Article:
“I am a Filipino designer running a Filipino brand that’s been described as contemporary and ordinary at the same time.” It was the discovery of Maison Martin Margiela at the age of 12 that compelled designer Carl Jan Cruz to explore the world of fashion and design. After a move to London and a tenure interning at a Philo-helmed Celine, Cruz is a key player in the changing landscape of the industry.
How does your hometown of Manila influence your craft?
It’s a beautiful melting pot of mixed, unexpected cultures that are wrapped with history that has painted our present time now. Manila itself is like a mosaic, a fragmented city that being a local it may even take a lifetime for you to really know it all, or not. It’s forever changing but mostly too it’s the people.
You interned at Celine during Phoebe Philo’s tenure – can you describe what that experience was like, and what influence it’s had on your career since?
It was really sincere and uncompromising. Even playing a small part in the format of the brand felt very in touch. It was intimately set up in a town house and departments were as defined as the place’s rooms. It was the people’s collaborative effort that highly influenced me and seeing how individuality matters. A high-strung defined new minimalist brand that Celine was at that time was an unexpected formula.
What was the catalyst for starting your eponymous brand?
It wasn’t overnight. It was all in bits and pieces within a spread-out span of time. Slowly collecting to developing textiles at a young age from mills I’d meet along the way to finishing a menswear degree at London College of Fashion and slowly seeing appreciation from the creations I did, translated in to testing out to hire one person then another then another ... It still is a continuous process that in my 5 years of practice perhaps only in the last 1.5 years I was able to see it from a 3rd person perspective: “Oh it is a brand”.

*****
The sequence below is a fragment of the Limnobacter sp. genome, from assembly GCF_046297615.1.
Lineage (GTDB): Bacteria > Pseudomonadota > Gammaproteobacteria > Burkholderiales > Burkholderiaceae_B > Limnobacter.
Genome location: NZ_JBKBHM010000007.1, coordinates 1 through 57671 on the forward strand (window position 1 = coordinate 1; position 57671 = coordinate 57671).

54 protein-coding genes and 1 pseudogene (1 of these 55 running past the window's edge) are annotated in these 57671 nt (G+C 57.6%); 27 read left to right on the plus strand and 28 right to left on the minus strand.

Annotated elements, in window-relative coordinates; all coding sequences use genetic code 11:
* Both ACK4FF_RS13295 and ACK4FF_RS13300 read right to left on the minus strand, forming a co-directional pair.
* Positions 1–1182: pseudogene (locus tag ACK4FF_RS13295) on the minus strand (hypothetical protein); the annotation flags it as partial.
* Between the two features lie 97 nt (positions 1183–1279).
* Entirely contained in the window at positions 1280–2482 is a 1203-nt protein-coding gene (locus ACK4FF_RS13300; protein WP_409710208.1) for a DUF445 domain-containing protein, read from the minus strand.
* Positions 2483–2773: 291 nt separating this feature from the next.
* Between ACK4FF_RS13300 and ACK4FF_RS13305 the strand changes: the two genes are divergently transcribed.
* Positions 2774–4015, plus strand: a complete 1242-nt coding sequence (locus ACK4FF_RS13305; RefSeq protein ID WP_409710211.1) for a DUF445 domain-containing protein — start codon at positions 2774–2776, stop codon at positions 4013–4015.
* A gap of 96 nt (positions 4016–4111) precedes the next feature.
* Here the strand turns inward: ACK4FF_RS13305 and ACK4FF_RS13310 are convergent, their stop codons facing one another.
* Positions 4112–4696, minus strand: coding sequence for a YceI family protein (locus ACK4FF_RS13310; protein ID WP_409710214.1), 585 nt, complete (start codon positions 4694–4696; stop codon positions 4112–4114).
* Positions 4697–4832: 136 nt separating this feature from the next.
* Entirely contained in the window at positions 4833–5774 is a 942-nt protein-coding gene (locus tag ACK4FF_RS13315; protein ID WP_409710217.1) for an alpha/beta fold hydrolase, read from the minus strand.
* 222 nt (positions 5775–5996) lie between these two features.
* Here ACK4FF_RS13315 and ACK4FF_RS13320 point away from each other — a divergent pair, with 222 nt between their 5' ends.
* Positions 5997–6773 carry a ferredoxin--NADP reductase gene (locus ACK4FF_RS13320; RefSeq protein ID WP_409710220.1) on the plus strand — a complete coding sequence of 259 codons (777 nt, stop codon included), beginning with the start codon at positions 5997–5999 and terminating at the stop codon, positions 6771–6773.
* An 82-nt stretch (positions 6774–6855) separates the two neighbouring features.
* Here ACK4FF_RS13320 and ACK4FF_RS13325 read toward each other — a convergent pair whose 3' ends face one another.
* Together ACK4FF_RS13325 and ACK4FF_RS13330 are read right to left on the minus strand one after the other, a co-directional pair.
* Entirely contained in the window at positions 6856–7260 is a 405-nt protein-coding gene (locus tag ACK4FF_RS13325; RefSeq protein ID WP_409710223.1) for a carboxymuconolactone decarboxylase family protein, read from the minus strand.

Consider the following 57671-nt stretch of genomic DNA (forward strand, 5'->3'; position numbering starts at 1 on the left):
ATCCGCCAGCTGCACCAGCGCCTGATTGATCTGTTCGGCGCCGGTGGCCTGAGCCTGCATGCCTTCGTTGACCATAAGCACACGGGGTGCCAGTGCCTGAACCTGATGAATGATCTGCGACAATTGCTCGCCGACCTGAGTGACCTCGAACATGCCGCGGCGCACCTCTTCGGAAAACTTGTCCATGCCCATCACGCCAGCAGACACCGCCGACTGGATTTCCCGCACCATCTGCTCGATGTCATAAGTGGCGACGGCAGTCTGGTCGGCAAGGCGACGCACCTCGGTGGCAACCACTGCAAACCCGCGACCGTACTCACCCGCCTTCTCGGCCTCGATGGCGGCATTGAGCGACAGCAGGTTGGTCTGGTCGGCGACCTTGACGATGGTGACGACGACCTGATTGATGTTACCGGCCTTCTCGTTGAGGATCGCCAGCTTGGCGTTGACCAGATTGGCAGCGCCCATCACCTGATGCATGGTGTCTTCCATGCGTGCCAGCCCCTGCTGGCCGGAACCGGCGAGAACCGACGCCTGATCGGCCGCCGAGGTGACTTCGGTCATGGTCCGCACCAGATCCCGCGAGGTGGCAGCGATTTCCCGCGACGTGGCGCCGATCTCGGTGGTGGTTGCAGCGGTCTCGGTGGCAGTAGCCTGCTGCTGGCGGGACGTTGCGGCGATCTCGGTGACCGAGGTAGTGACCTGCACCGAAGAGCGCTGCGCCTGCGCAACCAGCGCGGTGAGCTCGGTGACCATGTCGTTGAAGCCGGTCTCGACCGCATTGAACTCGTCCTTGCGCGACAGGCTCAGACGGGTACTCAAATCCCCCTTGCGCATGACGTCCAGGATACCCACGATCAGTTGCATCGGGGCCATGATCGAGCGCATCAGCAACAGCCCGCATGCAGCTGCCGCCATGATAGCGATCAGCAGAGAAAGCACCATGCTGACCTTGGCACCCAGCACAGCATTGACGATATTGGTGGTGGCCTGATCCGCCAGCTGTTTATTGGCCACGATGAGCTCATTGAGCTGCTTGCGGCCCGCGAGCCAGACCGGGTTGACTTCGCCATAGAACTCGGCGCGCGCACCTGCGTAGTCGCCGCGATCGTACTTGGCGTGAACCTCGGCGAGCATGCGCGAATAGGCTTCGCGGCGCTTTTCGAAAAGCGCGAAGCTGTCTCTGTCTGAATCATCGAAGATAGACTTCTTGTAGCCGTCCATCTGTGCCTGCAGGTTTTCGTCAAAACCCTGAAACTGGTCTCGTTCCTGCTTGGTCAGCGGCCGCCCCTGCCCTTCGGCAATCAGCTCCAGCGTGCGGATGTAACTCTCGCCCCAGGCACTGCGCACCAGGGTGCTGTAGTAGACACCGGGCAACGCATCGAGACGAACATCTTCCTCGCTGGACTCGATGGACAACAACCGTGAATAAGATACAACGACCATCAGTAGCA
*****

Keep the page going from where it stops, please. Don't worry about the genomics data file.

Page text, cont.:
Tell us about your core aesthetic references - what defines a Carl Jan Cruz piece?
It’s a lot of “what ifs” kind of sensibility. It’s visually autobiographical and narrating things visually with a conversation from my present to past self becomes encapsulated in one garment in every detailed decision.
Your website cites nostalgia as a primary source of inspiration – what is it about the past, and our emotional connection to it, that resonates so strongly with you?
That they are components that brought me to the present and how I have been influenced by the agencies that surrounded me. Being in fashion, a lot of grounding and feeling for me is essential to think critically and create.
What else inspires your design process – artists, music, film, travel?
I constantly look back at Philippines established masters like Prudencio Lamarroza, Fernando Amorsolo, Inno Sotto, Ramon Valera, and Pepito Albert. Also contemporary artists like Jess Connelly, Kelsey Lu and FKA Twigs’s music within a constant playlist. [I] have been revisiting a long list of films on the web in this lockdown which has been so inspiring as it seems to be such a realised form of expression and that’s been really inspiring that there’s still so much to take in.
Your collections aren’t named, as such, but rather labelled according the number of pieces made for it – can you talk us through this rationale?
I never really subscribed to seasonality like the fashion calendar also wasn’t necessarily driven mainly by themes. Conceptually we tend to follow this overarching energy and concept of what the brand is about but do respond within the current times of where we are. Finding them in series gives an order that enumerates the brand’s journey.
Thoughts on the future for Carl Jan Cruz?
We are now stopping seasonal collections until further notice. We've taken a leap back and had to reconcile with the tough reality we are in right now, especially with everyone going through very extreme and unprecedented situations worldwide yet differently. We've been on a lock down for 2.5 months since March and have taken that time to R&D and keep our team intact through work that were creatively driven but not necessarily commerce in mind right away. Since being back at work now for 3 full weeks, with 10% customer activities, a significant decrease in our input and output work wise but with strategic and motivated efforts we really have realised that we are levelling the idea of hoping to be an inspiring brand more than it being aspired especially in a localised environment where it has been critical and tumultuous. We are working on finding our voice to respond. Mentioning the complete cancelation of our upcoming F/W that we've just recently shown in Paris last February we are excited and nervous to start this visual dialogue again come July, definitely reached back in to our brands roots till our arms were numb and find that simple reason for us to keep going.